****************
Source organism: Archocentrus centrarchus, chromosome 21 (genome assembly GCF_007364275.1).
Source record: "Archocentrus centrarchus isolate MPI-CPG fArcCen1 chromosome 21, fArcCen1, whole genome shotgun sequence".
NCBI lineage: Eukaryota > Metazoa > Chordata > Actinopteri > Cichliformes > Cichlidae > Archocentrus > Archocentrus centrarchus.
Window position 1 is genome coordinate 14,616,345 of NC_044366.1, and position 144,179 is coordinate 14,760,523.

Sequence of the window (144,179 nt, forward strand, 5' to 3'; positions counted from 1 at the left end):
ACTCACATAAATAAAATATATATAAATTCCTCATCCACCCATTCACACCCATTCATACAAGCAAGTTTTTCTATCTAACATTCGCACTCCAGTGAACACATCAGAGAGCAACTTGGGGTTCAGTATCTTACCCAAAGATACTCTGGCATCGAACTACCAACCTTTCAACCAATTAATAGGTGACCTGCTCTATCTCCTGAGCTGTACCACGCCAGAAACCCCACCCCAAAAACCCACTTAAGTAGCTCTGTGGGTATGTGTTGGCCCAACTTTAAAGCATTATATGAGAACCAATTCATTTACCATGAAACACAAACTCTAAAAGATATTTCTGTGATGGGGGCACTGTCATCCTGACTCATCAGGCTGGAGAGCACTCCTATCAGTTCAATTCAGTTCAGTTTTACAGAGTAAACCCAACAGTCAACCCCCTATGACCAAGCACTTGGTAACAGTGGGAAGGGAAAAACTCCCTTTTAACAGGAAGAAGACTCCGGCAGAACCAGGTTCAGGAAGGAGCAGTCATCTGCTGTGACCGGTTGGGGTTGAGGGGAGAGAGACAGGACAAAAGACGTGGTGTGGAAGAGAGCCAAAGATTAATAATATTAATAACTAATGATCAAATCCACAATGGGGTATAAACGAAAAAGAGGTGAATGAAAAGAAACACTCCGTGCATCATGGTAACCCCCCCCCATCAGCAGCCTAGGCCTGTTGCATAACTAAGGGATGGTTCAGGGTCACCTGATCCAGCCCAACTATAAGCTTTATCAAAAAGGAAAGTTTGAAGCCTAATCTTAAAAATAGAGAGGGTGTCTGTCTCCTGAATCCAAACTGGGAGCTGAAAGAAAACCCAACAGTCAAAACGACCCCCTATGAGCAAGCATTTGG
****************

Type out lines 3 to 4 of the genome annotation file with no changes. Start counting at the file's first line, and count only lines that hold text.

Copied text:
NCBI lineage: Eukaryota > Metazoa > Chordata > Actinopteri > Cichliformes > Cichlidae > Archocentrus > Archocentrus centrarchus.
Window position 1 is genome coordinate 14,616,345 of NC_044366.1, and position 144,179 is coordinate 14,760,523.